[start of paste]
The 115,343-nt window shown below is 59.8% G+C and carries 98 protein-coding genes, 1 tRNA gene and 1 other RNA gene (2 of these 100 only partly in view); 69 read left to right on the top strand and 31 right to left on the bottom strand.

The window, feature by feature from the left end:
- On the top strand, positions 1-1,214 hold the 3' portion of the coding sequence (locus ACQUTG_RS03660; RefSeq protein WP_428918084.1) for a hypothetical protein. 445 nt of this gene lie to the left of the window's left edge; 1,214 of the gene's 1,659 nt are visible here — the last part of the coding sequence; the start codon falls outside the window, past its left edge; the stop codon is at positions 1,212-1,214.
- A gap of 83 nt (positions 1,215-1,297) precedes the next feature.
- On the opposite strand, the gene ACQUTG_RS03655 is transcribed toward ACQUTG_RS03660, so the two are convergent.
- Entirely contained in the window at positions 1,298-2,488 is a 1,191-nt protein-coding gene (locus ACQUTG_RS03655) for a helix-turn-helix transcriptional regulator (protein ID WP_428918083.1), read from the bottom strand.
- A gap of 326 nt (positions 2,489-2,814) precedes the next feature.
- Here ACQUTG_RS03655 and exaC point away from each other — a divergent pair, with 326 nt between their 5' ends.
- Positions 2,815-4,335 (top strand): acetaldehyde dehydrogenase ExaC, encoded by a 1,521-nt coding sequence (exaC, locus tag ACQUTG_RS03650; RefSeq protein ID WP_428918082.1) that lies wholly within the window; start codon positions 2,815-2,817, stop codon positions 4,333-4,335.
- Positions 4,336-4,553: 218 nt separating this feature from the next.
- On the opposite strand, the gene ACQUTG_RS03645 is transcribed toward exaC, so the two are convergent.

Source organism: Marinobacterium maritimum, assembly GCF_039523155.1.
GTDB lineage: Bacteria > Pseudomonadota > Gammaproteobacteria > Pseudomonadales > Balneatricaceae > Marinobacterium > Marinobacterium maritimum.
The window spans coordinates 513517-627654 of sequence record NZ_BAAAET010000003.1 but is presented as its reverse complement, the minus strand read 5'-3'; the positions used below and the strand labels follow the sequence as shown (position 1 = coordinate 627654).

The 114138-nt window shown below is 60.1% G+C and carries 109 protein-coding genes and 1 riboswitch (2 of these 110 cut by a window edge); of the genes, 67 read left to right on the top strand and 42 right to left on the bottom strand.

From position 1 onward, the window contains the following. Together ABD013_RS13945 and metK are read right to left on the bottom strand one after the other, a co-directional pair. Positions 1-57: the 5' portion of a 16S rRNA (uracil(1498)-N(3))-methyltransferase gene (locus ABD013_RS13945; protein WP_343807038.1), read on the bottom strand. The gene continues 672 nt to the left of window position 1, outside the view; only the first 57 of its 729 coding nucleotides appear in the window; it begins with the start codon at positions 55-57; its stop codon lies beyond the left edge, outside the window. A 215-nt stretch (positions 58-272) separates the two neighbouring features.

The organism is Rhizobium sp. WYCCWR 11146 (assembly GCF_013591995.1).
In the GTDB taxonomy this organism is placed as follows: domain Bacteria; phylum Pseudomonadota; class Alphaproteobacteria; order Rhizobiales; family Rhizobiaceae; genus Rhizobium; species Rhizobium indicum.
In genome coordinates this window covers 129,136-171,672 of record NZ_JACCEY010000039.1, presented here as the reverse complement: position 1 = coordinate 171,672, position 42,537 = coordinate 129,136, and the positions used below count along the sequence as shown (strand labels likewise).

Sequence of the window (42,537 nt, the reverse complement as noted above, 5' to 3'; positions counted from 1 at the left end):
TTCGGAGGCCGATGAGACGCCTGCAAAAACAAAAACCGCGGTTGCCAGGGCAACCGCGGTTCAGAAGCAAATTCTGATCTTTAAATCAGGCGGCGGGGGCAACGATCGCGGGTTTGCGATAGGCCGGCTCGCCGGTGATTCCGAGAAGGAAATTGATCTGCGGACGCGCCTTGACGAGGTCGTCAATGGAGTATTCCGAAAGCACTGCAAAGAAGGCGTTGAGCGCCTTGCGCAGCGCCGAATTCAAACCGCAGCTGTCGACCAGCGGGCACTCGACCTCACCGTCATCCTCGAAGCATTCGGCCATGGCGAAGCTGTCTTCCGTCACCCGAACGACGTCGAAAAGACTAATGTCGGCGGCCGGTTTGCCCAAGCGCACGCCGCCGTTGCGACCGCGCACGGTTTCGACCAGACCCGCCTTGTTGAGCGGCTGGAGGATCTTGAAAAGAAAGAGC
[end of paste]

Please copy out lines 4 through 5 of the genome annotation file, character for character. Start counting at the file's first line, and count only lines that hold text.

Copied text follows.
- A gap of 83 nt (positions 1,215-1,297) precedes the next feature.
- On the opposite strand, the gene ACQUTG_RS03655 is transcribed toward ACQUTG_RS03660, so the two are convergent.